Hattusa: Capital of the Hittite Empire

So vast was the Hittite capital of Hattusa (modern Bogazköy, in central Turkey) that its circuit walls ran for six miles. The city contained a temple complex with a remarkable library of over 3,000 clay tablets—many of them written in Hittite, the earliest recorded Indo-European language. The Hittites worshiped their “One Thousand Gods” in the sanctuary of Yazilikaya, a rock outcropping 2 miles from Hattusa that was carved with images of Hittite and Hurrian deities and kings. By the mid-14th century B.C. the Hittites had become one of the Near East’s superpowers, rivaling Egypt in the south and Assyria in the east. Toward the end of the 13th century B.C., however, their kingdom suddenly collapsed and Hattusa was destroyed.

Ugarit: A Fusion of Canaanite and Syrian culture

During the second half of the 14th century B.C., Ugarit, on Syria’s Mediterranean coast, experienced a period of great peace and prosperity. Ugarit’s merchants traded for Mesopotamian and Lebanese timber, Mycenaean pottery, Egyptian ivory, Cypriot copper and Anatolian tin. This was one of the Bronze Age’s most scintillating cities: Its citizens carved delicate ivory figurines (above), made elaborate inlaid furniture, adapted the Semitic alphabet for cuneiform characters and recorded numerous Canaanite myths, songs and stories. (Much of this was revealed by the French archaeologist Claude Schaeffer, who excavated Ugarit from 1929 to 1970.) Ugarit’s golden age ended around 1300 B.C., when an earthquake struck the region and a tidal wave and fire engulfed the city. A century later, invading Sea Peoples from the Aegean disrupted the city’s commercial routes and forced much of its population to migrate to other sites. The Sea Peoples eventually conquered Ugarit and set the city ablaze.

Megiddo: City of Armageddon

Perhaps no other city in the ancient world is so associated with destruction as the mountaintop citadel of Megiddo, in north-central Israel. (The word “Armegeddon,” referring to the final battle between Good and Evil, derives from har Megiddo, a Hebrew term meaning “mountain of Megiddo.” Settled by Canaanites in the fourth millennium B.C., Megiddo prospered greatly during the Late Bronze Age. During this period, a palace was built near the gateway of the city, with an ingenious passageway cut through the bedrock to link the citadel to a spring outside the city’s walls. Around 1130 B.C., Megiddo and other Canaanite cities were violently destroyed—perhaps by a strong earthquake.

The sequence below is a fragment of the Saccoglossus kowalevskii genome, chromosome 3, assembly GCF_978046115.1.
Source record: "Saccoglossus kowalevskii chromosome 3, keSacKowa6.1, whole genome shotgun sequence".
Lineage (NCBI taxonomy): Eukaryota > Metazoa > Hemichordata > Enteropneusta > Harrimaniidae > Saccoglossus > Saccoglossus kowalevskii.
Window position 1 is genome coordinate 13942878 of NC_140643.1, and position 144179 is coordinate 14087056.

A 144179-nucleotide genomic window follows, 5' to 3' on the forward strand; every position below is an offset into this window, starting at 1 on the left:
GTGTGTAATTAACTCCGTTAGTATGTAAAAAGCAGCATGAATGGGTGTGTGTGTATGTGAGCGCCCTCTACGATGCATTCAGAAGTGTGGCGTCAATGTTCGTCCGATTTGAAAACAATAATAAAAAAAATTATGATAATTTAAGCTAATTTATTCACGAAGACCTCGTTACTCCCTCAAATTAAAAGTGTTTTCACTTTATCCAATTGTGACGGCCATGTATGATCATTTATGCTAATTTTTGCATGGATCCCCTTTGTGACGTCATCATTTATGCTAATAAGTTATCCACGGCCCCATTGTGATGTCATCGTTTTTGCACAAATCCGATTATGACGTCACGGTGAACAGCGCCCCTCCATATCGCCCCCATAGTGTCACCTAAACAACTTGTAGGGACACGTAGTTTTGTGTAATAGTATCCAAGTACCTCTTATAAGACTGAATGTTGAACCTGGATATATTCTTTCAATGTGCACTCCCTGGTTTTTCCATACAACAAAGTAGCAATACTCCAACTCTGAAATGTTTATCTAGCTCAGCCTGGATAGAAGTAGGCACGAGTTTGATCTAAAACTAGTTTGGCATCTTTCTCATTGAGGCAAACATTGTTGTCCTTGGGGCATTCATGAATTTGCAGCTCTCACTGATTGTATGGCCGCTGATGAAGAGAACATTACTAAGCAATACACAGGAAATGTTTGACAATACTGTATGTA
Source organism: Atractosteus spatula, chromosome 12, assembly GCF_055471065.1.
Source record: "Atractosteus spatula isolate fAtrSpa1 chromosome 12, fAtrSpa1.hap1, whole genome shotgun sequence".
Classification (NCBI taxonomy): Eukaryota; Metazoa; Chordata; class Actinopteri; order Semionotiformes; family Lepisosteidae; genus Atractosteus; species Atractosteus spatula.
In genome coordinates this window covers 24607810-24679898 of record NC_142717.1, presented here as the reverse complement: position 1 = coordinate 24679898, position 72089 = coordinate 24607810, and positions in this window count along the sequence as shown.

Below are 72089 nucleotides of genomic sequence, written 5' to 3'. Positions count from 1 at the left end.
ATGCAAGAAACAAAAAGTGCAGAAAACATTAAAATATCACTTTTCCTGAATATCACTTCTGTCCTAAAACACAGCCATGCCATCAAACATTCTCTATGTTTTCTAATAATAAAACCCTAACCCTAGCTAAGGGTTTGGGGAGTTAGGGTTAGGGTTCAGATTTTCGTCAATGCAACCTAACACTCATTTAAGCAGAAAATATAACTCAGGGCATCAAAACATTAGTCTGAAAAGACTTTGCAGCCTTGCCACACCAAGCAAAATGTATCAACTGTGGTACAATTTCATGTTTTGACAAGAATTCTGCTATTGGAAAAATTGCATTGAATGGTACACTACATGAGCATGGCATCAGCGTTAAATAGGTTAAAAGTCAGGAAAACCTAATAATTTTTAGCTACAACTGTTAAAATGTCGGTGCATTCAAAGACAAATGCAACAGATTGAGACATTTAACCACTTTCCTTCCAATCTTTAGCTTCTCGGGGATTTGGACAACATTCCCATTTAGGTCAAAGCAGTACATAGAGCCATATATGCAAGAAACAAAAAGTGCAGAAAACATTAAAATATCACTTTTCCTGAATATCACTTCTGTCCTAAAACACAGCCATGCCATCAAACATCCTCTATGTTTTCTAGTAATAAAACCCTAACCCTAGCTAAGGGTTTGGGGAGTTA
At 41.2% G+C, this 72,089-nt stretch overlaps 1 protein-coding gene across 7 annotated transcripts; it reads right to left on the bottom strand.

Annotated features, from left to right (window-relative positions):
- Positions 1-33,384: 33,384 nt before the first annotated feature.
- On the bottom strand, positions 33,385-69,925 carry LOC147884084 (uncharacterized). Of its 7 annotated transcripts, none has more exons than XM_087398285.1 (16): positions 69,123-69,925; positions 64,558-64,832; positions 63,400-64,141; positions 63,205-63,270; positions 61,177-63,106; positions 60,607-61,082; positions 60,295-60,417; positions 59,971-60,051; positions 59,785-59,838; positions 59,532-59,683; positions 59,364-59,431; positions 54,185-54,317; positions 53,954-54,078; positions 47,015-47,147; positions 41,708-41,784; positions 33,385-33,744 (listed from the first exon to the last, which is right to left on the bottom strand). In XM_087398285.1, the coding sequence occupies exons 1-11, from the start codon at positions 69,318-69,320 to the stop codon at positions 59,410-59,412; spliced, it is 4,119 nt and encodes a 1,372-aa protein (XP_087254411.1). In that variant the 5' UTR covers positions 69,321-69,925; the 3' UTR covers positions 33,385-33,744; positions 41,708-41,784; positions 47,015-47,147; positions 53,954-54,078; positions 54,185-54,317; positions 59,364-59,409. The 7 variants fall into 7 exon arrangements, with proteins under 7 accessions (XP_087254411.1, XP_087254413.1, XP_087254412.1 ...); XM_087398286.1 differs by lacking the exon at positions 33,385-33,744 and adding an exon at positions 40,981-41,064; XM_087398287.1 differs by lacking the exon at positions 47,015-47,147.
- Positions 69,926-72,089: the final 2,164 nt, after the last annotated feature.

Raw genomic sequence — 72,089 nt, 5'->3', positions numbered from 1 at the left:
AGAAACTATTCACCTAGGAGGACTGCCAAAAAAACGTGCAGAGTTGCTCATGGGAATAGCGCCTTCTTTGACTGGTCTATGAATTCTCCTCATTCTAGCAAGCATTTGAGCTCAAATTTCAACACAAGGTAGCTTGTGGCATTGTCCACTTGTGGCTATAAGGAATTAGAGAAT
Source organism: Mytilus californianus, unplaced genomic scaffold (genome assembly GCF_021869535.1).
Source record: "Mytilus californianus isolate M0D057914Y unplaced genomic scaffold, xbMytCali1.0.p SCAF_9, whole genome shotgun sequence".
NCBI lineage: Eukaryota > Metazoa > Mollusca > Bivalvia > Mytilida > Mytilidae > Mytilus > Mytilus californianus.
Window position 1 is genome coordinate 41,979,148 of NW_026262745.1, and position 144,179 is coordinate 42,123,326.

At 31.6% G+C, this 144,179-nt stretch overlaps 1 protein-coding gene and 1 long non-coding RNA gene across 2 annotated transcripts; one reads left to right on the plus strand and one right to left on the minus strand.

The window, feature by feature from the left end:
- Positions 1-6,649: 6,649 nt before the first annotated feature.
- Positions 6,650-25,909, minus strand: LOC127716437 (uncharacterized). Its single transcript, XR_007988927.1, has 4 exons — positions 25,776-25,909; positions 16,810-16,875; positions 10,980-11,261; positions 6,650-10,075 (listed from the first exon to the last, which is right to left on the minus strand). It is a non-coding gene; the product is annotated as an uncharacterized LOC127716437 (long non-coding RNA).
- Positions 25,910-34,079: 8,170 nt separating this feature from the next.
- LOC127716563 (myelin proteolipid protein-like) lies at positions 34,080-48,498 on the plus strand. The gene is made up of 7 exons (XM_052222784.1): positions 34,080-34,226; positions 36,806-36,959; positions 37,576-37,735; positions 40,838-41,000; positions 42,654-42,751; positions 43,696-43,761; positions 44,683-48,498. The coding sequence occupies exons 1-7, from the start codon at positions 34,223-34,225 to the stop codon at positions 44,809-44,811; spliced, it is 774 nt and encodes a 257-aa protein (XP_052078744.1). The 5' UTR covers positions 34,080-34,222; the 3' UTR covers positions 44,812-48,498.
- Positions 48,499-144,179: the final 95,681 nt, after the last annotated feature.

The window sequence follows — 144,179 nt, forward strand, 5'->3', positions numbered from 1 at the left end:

Learn about Megiddo’s Early Bronze Age Great Temple and what it can teach us about the birth of cities in the Levant for free in Bible History Daily.

Interested in the latest archaeological technology? Researchers at the University of California, San Diego’s Calit2 laboratory recently released the free BAS eBook Cyber-Archaeology in the Holy Land — The Future of the Past, featuring the latest research on GPS, Light Detection and Ranging Laser Scanning, unmanned aerial drones, 3D artifact scans, CAVE visualization environments and much more.


How to Read Pollen

Special Feature: Read “How to ‘Read’ Pollen” by Vaughn M. Bryant, Jr. as it appeared in the November/December 2000 issue of Biblical Archaeology Review below. Read Bryant’s full article “Does Pollen Prove the Shroud Authentic?” in the BAS Library.

Pollen analysis—the application of statistical methods to the study of pollen—is less than a century old. Its basic principles were set forth by German geologist Lennart von Post (1884–1951), who used pollen to study past environments. He noted five key features of pollen. First, many plants produce vast amounts of pollen, which are dispersed by the wind. The average pine tree, for example, produces more than 100 billion pollen grains. Second, pollen has a very durable outer wall, called the exine, which can stay intact for a very long time. Examples have been found that are 250 million years old. Third, the general shape and the surface features of pollen vary between plant species, yet they are the same in all plants within the same species. Fourth, the distribution of pollen-producing plants is governed by such ecological factors as moisture, temperature and soil type; the more favorable the conditions for a particular plant, the more of that plant—and its wind-borne pollen—one would expect to see in that region. Fifth, almost all wind-borne pollen falls back to earth within about 30 miles of the plant that produced it, with the overwhelming majority (95%) found within a mile.